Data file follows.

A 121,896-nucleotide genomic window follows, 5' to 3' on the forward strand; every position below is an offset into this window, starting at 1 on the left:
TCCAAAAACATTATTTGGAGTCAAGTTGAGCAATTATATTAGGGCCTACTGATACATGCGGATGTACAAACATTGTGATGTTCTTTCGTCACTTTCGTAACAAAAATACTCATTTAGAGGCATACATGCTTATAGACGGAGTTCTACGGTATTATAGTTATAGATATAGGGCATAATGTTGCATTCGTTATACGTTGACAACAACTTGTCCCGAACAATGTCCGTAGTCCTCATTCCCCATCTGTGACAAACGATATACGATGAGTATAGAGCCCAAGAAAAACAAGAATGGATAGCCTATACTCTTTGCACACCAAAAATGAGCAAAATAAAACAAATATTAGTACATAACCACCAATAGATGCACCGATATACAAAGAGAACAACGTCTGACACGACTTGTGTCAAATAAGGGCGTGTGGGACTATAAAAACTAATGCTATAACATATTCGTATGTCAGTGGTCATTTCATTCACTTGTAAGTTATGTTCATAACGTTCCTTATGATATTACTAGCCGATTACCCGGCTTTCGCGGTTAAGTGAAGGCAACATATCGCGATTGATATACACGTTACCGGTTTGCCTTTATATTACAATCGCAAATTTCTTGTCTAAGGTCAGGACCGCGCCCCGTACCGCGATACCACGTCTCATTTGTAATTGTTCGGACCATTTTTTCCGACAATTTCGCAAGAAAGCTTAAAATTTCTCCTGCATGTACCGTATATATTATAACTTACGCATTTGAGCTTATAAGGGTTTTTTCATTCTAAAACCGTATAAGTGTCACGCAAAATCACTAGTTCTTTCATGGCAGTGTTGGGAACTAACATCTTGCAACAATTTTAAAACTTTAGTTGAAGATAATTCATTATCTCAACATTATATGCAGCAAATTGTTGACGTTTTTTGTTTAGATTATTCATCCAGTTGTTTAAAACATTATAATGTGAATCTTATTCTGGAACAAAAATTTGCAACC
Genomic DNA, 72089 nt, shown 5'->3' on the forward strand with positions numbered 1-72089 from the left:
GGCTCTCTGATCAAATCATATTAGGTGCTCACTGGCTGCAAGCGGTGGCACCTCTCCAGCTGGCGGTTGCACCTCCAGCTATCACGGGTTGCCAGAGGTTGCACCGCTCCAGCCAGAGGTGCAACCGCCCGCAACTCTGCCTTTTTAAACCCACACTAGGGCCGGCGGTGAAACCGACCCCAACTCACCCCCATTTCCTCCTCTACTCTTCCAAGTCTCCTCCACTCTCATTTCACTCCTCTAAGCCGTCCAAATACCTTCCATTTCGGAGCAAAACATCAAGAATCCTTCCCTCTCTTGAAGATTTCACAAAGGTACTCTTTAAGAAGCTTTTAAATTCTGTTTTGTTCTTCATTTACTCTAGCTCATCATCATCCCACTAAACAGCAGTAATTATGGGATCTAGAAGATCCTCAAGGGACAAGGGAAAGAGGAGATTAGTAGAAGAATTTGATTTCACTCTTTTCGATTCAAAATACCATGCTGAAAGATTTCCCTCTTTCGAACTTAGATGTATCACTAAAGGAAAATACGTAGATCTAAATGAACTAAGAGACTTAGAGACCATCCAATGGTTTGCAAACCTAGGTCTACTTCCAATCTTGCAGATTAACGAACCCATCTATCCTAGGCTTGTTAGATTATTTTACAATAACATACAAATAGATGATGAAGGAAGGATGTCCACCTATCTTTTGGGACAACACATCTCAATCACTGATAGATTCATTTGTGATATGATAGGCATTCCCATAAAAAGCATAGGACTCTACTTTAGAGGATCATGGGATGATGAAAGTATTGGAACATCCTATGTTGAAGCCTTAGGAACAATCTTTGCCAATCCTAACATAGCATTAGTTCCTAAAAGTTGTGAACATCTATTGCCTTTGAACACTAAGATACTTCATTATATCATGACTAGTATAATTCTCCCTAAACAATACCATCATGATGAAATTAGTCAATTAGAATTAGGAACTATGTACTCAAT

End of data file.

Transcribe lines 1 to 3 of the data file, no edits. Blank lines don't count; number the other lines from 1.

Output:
A 121,896-nucleotide genomic window follows, 5' to 3' on the forward strand; every position below is an offset into this window, starting at 1 on the left:
TCCAAAAACATTATTTGGAGTCAAGTTGAGCAATTATATTAGGGCCTACTGATACATGCGGATGTACAAACATTGTGATGTTCTTTCGTCACTTTCGTAACAAAAATACTCATTTAGAGGCATACATGCTTATAGACGGAGTTCTACGGTATTATAGTTATAGATATAGGGCATAATGTTGCATTCGTTATACGTTGACAACAACTTGTCCCGAACAATGTCCGTAGTCCTCATTCCCCATCTGTGACAAACGATATACGATGAGTATAGAGCCCAAGAAAAACAAGAATGGATAGCCTATACTCTTTGCACACCAAAAATGAGCAAAATAAAACAAATATTAGTACATAACCACCAATAGATGCACCGATATACAAAGAGAACAACGTCTGACACGACTTGTGTCAAATAAGGGCGTGTGGGACTATAAAAACTAATGCTATAACATATTCGTATGTCAGTGGTCATTTCATTCACTTGTAAGTTATGTTCATAACGTTCCTTATGATATTACTAGCCGATTACCCGGCTTTCGCGGTTAAGTGAAGGCAACATATCGCGATTGATATACACGTTACCGGTTTGCCTTTATATTACAATCGCAAATTTCTTGTCTAAGGTCAGGACCGCGCCCCGTACCGCGATACCACGTCTCATTTGTAATTGTTCGGACCATTTTTTCCGACAATTTCGCAAGAAAGCTTAAAATTTCTCCTGCATGTACCGTATATATTATAACTTACGCATTTGAGCTTATAAGGGTTTTTTCATTCTAAAACCGTATAAGTGTCACGCAAAATCACTAGTTCTTTCATGGCAGTGTTGGGAACTAACATCTTGCAACAATTTTAAAACTTTAGTTGAAGATAATTCATTATCTCAACATTATATGCAGCAAATTGTTGACGTTTTTTGTTTAGATTATTCATCCAGTTGTTTAAAACATTATAATGTGAATCTTATTCTGGAACAAAAATTTGCAACC
Genomic DNA, 72089 nt, shown 5'->3' on the forward strand with positions numbered 1-72089 from the left: